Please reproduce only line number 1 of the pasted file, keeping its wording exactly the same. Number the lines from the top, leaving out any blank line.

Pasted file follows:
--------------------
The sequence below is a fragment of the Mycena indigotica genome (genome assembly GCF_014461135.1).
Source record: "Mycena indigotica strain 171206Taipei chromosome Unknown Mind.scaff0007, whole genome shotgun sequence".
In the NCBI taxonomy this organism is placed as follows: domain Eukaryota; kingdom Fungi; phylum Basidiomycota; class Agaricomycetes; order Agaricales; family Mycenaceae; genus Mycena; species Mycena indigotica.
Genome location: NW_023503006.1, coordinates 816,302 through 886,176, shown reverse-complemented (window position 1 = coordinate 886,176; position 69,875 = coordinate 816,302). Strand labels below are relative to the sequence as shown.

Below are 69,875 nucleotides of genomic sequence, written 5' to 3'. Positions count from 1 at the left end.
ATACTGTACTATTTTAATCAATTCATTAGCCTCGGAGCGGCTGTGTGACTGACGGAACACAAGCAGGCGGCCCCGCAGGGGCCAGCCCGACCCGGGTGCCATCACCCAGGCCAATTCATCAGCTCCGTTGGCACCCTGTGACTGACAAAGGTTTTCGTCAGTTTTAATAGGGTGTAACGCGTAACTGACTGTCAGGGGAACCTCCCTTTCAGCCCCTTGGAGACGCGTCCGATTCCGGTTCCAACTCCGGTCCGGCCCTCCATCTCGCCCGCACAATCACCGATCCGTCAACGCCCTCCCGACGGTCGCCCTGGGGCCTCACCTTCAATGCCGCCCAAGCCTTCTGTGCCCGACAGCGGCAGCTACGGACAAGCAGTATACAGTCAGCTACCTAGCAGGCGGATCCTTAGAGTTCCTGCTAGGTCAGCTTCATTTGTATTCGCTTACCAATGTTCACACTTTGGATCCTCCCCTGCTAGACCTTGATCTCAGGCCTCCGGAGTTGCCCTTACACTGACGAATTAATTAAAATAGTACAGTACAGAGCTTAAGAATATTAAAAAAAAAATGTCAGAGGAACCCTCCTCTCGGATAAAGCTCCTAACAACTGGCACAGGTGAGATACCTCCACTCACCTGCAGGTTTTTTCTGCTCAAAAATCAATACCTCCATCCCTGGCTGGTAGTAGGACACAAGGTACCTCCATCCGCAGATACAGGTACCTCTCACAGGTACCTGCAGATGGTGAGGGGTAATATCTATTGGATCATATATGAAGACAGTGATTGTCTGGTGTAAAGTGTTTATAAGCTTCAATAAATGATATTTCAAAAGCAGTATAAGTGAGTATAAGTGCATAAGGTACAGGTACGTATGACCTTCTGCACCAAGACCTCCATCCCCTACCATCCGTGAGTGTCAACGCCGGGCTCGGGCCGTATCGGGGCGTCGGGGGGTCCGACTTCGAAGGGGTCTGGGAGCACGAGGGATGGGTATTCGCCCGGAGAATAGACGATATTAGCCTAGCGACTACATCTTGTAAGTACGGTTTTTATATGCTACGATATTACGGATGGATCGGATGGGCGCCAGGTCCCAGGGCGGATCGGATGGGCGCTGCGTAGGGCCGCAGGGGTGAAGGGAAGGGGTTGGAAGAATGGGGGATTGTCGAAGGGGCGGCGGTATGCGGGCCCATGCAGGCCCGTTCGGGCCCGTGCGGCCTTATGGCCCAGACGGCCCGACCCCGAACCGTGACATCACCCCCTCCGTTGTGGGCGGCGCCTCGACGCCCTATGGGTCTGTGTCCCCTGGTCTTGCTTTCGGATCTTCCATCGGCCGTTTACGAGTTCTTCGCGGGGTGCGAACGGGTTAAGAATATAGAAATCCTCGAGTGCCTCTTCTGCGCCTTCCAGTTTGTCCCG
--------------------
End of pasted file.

The sequence below is a fragment of the Mycena indigotica genome (genome assembly GCF_014461135.1).